We instituted some quality improvement techniques (including LEAN and Six Sigma) which will be instrumental in helping the local teams train their junior trainees.
Cultural norms often downplay the pain that our patients feel, and this had a great impact on our own team during our first visit. We learned that pain is often downplayed much more than countries like the U.S.
Furthermore, we learned about the perils of instituting a curriculum or technique without adequate followup and understanding of the consequences and long-term effects of these interventions. For example, when morphine ran out at the hospital, we strategized about how to procure a continuous supply for the local hospital after we left. However, we realized that the hospital did not carry naloxone (Narcan) to reverse the effects of these medications, causing the potential of a local "opioid crisis."
We plan to create an online, interactive, distance-learning program to provide dissemination of knowledge and evidence-based practices between the U.S. / U.K. and a local hospital in Mandalay after this trip
We completed our 2nd trip to Mandalay, Myanmar with London-based Silkroad Surgery for Children. While our first year was focused on learning about the hospital, staffing structure, and inventory versus use of equipment and medications, we spent much time during the visit targeting workflow and focusing on orthopedic surgeries (hands and feet), specifically teaching local doctors and nurses techniques regarding perioperative care for patients with congenital orthopedic disorders.
*Our team mentored through and completed 8 procedures ranging from hand deformities such as syndactyly (fused fingers), to clubfoot and other lower leg deformities. Our major take-home lesson learned is the same as the lesson taught: it takes a team to understand and address the issues commonplace to the operating room. A few pearls:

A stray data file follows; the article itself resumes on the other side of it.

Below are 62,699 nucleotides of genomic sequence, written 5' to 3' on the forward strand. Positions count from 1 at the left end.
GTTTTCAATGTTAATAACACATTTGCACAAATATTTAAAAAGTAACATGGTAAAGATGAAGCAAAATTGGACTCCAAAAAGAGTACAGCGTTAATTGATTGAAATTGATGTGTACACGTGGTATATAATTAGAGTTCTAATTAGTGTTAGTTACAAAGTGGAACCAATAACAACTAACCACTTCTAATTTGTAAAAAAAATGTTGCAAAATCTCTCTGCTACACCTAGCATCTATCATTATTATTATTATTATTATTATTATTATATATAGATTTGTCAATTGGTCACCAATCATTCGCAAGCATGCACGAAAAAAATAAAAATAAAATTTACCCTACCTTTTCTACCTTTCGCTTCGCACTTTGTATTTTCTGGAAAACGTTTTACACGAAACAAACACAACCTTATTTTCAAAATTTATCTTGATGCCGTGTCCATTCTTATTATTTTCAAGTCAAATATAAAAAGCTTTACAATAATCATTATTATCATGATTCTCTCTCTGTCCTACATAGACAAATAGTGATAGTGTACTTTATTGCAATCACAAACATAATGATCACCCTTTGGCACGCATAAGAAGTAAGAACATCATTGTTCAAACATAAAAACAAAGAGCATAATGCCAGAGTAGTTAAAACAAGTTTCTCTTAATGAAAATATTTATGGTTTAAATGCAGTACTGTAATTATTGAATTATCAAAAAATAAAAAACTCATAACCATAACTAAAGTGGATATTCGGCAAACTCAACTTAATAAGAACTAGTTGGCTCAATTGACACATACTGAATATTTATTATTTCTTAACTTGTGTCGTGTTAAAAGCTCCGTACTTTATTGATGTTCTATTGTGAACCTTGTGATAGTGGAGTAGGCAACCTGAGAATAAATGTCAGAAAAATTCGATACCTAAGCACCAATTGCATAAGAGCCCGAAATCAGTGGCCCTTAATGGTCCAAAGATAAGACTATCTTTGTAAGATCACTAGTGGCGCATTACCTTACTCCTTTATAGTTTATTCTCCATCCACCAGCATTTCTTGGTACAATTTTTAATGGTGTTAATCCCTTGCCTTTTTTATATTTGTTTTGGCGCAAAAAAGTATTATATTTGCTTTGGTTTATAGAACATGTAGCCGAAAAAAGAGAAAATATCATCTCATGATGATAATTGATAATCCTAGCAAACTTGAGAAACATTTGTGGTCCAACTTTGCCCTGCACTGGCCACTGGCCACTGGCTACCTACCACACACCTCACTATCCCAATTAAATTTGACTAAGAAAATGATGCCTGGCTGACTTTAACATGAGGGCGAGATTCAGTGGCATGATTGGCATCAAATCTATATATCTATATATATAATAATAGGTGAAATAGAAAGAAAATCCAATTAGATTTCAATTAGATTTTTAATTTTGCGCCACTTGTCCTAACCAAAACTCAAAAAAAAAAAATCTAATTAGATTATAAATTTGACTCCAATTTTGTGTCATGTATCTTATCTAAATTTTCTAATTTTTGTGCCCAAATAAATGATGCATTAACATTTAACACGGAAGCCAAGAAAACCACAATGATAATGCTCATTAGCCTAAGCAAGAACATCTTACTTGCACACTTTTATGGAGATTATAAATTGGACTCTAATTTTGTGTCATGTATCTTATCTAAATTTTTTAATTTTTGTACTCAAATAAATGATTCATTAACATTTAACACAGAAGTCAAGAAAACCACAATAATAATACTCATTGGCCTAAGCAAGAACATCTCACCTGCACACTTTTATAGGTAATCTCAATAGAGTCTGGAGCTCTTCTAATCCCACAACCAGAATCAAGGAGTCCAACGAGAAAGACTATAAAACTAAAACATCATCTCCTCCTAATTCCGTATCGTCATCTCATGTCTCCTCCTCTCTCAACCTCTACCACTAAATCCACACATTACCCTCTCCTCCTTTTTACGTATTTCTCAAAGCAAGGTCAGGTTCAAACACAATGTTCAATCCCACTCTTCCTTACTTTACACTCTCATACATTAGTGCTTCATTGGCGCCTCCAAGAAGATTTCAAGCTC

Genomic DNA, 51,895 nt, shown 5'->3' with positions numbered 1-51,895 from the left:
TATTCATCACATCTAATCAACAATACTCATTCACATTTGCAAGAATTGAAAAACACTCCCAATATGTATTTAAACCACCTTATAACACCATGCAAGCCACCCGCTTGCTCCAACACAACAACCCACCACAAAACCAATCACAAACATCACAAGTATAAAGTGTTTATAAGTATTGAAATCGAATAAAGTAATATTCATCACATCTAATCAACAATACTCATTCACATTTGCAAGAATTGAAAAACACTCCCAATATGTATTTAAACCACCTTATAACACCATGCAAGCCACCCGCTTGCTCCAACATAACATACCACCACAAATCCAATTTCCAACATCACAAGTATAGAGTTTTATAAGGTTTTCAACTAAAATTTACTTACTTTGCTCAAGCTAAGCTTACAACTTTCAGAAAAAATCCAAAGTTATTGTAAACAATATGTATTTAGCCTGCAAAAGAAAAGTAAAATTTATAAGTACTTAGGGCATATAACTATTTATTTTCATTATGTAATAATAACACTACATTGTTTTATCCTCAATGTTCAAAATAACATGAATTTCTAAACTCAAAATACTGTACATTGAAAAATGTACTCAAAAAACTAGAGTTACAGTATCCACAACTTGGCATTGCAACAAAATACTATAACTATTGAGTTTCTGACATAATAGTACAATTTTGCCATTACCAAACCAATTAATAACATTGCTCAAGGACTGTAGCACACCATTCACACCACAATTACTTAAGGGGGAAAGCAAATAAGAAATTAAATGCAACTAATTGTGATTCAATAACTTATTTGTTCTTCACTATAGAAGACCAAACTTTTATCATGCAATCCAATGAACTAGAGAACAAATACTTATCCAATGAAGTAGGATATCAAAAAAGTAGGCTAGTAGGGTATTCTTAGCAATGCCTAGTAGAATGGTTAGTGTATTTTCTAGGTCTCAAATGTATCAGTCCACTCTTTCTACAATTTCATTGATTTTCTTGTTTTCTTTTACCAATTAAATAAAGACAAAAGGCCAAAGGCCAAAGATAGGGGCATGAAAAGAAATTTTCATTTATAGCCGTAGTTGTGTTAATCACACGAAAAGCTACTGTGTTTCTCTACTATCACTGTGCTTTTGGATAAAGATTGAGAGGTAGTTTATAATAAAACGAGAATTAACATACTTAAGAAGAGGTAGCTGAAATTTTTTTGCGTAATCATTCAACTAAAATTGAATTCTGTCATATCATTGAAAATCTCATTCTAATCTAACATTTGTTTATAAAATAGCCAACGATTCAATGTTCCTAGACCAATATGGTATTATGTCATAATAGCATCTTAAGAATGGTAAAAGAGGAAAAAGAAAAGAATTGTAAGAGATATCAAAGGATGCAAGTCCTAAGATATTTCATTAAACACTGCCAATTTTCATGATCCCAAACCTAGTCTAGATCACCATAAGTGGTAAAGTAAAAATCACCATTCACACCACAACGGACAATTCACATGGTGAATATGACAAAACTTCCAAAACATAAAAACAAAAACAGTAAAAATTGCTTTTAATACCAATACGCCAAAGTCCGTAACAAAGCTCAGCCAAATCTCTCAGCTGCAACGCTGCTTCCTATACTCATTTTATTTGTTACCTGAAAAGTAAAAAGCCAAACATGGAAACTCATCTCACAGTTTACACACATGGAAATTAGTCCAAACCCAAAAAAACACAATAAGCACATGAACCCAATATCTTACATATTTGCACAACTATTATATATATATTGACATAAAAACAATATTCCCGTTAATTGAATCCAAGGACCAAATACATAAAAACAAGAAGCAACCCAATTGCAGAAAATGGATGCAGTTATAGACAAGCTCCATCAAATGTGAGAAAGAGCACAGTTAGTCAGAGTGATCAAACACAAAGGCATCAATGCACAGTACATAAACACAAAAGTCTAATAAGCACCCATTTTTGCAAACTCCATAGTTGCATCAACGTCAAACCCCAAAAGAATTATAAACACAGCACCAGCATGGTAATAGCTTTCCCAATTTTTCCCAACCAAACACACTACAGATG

*ICU care is staffed at 17 patients : 3 nurses, and mothers are trained to bag ventilate their intubated children.
*Access to health care is a real issue, where simple injuries can lead to threatened hands and feet (i.e. at risk for loss) if not quickly addressed.
*Don’t introduce a medication without an antidote, or a technique without adequate measures for follow-up after surgery.
*Drug availability, especially antibiotics, are tailored to endemic diseases and disorders that may trump medications that are used
*Turnover is a major issue everywhere, especially with a steadily increasing case volume. So much to the point that the recovery room was converted to another operating room.
*More attention is needed for child and family interaction prior to surgery, in order to ease anxiety and facilitate the transition to the operating room when it is time for surgery.
The challenge lies in whether or not this wonderful team can continue to expand their comfort zone and continue to provide these novel surgeries - with best practices - in Myanmar. I’m looking forward to seeing the effects next year.